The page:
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Bible Commentaries

Sutcliffe's Commentary on the Old and New Testaments
Luke 21



Verses 1-38

Luke 21:5. Some spake of the temple, how it was adorned with goodly stones and gifts. This conversation occurred as they were going out of the temple. Mark 13:1. On mount Olivet the Lord delivered the luminous predictions which follow in the rest of the chapter. Matthew 24:3. Like the holy patriarchs, he died overflowing with the prophetic spirit.

Luke 21:15. I will give you a mouth and wisdom, which all your adversaries shall not be able to gainsay. Proof of this we have in the apostles before the council. Acts 5:29-32. In Stephen’s defence before the sanhedrim. Acts 7. In Paul’s defence before Felix, and before Agrippa. Acts 24:-26. These were great occasions, and made the confessors truly great. Their eloquence commanded admiration. It was the same with the apologetic writers, Justin Martyr, Tertullian, and Minutius Felix. Their arguments are conclusive, and their eloquence incomparable. The apologies for the christian religion of the two latter, are truly astonishing productions, and seem to participate of divine inspiration.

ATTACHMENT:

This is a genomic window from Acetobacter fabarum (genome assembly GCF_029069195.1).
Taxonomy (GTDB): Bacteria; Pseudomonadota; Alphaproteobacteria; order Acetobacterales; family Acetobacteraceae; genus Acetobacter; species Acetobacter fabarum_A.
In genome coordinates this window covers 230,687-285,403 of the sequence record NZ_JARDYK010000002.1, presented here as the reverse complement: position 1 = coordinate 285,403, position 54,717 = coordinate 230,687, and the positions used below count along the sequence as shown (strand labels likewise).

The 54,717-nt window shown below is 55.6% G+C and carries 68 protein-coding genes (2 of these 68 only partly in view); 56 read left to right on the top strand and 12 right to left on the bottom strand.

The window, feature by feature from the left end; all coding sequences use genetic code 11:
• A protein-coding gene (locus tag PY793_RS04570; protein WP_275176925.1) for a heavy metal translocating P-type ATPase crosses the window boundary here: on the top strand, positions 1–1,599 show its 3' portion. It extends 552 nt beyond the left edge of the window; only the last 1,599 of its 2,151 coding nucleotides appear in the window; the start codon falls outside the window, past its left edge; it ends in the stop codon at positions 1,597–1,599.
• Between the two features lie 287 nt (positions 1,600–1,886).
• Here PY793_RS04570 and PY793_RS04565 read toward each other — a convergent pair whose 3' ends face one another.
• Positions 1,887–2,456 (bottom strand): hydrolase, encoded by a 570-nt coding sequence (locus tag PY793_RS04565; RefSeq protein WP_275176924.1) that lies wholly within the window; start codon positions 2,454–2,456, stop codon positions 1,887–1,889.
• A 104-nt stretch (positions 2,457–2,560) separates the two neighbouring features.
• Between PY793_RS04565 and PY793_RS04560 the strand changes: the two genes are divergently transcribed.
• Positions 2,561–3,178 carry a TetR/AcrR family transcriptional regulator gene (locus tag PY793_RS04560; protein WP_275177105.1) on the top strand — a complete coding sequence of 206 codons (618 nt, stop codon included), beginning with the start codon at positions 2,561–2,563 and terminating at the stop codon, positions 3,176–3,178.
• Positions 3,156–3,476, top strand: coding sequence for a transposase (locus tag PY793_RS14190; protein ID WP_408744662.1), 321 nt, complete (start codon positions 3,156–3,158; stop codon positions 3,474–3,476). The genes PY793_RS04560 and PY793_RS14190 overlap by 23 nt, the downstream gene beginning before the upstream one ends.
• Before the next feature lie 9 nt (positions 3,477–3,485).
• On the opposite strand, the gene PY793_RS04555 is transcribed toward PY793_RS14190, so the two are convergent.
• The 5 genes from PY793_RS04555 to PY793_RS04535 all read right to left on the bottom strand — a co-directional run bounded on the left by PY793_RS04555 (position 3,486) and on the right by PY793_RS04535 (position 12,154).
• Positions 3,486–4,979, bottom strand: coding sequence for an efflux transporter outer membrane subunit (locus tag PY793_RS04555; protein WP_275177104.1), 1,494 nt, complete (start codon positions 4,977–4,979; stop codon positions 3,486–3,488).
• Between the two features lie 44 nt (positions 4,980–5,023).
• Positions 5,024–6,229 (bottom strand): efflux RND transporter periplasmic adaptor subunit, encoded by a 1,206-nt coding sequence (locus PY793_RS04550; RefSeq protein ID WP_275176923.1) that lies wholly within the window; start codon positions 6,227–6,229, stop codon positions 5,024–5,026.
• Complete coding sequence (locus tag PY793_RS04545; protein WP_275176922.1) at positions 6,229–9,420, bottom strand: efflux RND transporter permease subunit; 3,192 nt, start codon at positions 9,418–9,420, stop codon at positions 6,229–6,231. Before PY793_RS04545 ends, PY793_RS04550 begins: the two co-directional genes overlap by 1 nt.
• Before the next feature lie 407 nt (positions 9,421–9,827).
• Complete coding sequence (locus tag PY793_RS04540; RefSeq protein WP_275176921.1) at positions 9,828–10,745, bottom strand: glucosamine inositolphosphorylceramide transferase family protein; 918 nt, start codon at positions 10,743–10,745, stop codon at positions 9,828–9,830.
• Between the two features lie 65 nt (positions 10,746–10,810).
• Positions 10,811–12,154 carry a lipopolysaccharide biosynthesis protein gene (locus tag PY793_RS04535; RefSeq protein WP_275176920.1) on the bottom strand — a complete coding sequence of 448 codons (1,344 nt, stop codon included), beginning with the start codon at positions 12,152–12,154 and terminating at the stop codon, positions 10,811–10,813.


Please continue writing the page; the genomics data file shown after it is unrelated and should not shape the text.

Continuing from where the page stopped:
Luke 21:24. Until the times of the gentiles be fulfilled. Our Joseph Mede interprets this difficult text as importing that the Turks shall tread down Jerusalem for the time of its sentence; and that the true church of Christ, till then, shall be among the gentiles. I like this better than any gloss I have found.

Luke 21:34. Take heed to yourselves, lest at any time your hearts be overcharged with surfeiting and drunkenness; It is high time to awake out of sleep, to watch, and be ready. Here is the constant alarum of Christ. We know not how soon the watchman may sound his trumpet for war, for famine, or for the pestilence. How can christians dream of rest, in a world which crucified their Master.

Luke 21:35. As a snare shall it come on all them that dwell on the face of the whole ( γης) earth. It would seem from the whole of our Saviour’s predictions, that the word cannot be confined to Judea, but must be understood, in a succession of wars and troubles, to extend to the whole Roman empire. And are we in England prepared for the more tremendous visitations of providence? Have not calamities burst upon nations like thunder-storms, on the finest days of national prosperity? The Saviour exhorts us to pray that we may escape those disasters, and stand before the Son of man with joy at his appearing. So be it. Amen. — For Reflections see Matthew 24.


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Bibliography Information
Sutcliffe, Joseph. "Commentary on Luke 21:4". Sutcliffe's Commentary on the Old and New Testaments. 1835.

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